Jul 07, 2015 | 3
Minute Read

5 Questions You Should Consider to Improve Company Culture

Company Culture.jpeg

Companies Not Supportive of This Practice Experience High Turnover, Low Morale

What does the culture of a company have to do with managing the performance and growth of its employees?

Many managers believe performance management is simply delivering periodic performance appraisals to their employees. Their company culture includes a short-sighted approach of hiring quickly to meet immediate needs.

Once the employee is onboard, there may or may not be a period of on-boarding to prepare them to fulfill the requirements of the job. If the hiring process includes periodic reviews, the manager will provide a mandatory appraisal.

Sadly, this employee appraisal may be the only time manager and employee sit down to talk about performance issues.

Oftentimes, businesses whose cultures don’t support employee development experience high turnover and low staff morale. Eventually, this affects the organization’s ability to grow.

On the other hand, a high-performance company culture is often seen to support a much more robust system of performance management, which begins when the job is created.

It then continues through the hiring process, employee on-boarding, periodic reviews and appraisals, and employee development through mentoring, coaching and training.

Take a moment to define the current culture of your company.

If you can’t describe it, let me offer some questions to consider:


  1. Does the culture of your business provide a strong framework for open communication and collaboration between management and staff?
  2. Does the culture embrace organizational growth?
  3. Does it nurture the professional growth of its employees?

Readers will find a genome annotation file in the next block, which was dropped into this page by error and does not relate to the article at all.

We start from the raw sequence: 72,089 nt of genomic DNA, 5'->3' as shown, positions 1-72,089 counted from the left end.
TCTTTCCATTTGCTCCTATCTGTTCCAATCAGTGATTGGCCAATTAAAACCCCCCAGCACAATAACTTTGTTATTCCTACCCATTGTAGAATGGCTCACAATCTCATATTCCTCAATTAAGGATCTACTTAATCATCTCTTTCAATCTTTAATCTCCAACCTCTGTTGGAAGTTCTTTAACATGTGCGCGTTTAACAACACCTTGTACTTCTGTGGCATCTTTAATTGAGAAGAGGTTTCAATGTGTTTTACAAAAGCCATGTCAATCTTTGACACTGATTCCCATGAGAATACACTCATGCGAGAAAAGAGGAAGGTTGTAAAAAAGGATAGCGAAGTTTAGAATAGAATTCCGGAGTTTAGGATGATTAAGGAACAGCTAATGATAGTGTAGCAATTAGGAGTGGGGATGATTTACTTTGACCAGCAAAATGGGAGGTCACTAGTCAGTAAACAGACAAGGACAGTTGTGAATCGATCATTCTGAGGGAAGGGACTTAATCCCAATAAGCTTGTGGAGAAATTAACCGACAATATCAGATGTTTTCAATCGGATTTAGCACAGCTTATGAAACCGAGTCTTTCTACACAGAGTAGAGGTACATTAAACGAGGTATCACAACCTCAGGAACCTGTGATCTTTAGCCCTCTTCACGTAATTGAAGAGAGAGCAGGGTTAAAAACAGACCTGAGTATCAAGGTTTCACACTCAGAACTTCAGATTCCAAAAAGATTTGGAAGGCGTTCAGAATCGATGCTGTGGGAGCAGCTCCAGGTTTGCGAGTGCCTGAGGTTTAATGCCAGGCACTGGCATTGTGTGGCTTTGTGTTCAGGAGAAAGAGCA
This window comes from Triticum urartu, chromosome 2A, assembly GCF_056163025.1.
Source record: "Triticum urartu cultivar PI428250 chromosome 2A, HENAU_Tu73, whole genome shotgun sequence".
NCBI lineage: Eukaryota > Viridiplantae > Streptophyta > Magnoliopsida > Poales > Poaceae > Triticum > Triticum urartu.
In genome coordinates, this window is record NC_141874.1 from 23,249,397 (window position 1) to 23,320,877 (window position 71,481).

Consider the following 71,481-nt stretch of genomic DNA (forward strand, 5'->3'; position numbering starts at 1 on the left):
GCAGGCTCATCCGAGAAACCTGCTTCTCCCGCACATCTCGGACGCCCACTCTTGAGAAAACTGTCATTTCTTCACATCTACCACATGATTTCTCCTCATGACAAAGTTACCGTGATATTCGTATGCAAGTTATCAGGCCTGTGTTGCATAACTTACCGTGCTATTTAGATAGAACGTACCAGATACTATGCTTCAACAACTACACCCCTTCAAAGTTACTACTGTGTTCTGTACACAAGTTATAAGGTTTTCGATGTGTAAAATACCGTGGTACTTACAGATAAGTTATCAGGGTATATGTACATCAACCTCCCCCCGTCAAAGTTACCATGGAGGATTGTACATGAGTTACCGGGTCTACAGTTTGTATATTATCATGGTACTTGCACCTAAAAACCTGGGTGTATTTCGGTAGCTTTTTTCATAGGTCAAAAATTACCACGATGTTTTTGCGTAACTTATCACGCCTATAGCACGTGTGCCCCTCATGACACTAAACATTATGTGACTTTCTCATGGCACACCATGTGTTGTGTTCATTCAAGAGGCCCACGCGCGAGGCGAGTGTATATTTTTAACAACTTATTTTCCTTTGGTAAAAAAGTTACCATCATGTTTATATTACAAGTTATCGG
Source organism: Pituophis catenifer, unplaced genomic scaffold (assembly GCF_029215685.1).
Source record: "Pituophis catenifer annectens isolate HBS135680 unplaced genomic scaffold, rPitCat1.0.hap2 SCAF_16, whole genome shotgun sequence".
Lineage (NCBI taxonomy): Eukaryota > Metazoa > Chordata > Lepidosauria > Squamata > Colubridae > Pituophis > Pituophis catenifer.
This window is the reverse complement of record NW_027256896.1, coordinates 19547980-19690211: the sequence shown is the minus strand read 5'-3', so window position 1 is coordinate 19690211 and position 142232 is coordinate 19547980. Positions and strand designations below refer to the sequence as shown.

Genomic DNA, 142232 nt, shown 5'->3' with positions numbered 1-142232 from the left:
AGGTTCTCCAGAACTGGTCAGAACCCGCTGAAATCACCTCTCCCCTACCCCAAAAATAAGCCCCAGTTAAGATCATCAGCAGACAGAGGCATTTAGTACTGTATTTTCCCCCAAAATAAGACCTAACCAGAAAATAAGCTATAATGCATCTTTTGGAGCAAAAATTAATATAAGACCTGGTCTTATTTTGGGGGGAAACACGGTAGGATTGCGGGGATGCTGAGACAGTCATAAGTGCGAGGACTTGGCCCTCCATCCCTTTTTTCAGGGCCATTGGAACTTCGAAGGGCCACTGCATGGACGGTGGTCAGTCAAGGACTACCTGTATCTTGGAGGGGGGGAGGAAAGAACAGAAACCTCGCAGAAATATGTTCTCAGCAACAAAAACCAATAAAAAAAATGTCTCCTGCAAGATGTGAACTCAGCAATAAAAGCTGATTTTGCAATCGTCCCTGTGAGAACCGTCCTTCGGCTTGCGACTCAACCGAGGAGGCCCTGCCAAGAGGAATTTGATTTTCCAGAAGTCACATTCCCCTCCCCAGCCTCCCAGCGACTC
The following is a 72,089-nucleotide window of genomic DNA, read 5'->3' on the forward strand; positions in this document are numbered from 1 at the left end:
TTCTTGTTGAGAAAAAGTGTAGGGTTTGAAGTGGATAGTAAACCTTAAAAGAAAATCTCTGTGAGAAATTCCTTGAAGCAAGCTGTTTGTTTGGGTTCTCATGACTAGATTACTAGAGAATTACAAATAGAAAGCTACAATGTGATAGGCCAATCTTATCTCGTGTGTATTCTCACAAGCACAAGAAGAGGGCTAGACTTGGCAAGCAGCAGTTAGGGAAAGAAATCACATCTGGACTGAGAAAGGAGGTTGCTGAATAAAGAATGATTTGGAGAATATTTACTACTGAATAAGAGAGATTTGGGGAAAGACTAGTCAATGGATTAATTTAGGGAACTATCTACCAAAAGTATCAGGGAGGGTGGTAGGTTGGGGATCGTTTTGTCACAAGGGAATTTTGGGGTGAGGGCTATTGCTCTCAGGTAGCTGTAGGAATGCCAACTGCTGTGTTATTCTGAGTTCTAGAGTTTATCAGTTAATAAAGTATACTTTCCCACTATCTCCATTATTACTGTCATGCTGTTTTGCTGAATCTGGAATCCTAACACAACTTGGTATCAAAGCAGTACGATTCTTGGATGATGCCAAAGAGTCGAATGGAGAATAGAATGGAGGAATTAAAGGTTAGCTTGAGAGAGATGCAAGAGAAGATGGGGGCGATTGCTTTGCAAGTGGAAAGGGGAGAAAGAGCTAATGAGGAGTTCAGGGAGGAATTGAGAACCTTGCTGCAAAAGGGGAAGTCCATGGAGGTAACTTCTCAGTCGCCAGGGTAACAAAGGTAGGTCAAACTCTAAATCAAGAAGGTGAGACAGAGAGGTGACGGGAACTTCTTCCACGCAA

4. Is the company culture focused on continuous improvement?
  5. Does everyone within the organization feel motivated and involved enough to enthusiastically embrace organizational goals?

Successful and growing businesses that can answer “yes” to these questions have created a culture in which employees are regarded as their most valuable asset.

So, what can an organization do to turn around unproductive performance management? Consider establishing a well-defined system for hiring, which would begin with creating individual jobs based on long-term organizational needs and on the company’s values and mission.

Next, hire smart. Establish a plan for recruiting, selecting and hiring individuals who are the right fit, not only for the specific job, but also for your company culture.

Clearly communicate expectations during a well-planned on-boarding process and establish open lines of communication between management and staff.

Building and nurturing a culture that supports effective performance development requires leaders committed to investing time and energy into supporting a long-term view, which supports the mission, vision and values of their business, and which leads to providing a strong competitive advantage.

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Beth Thomas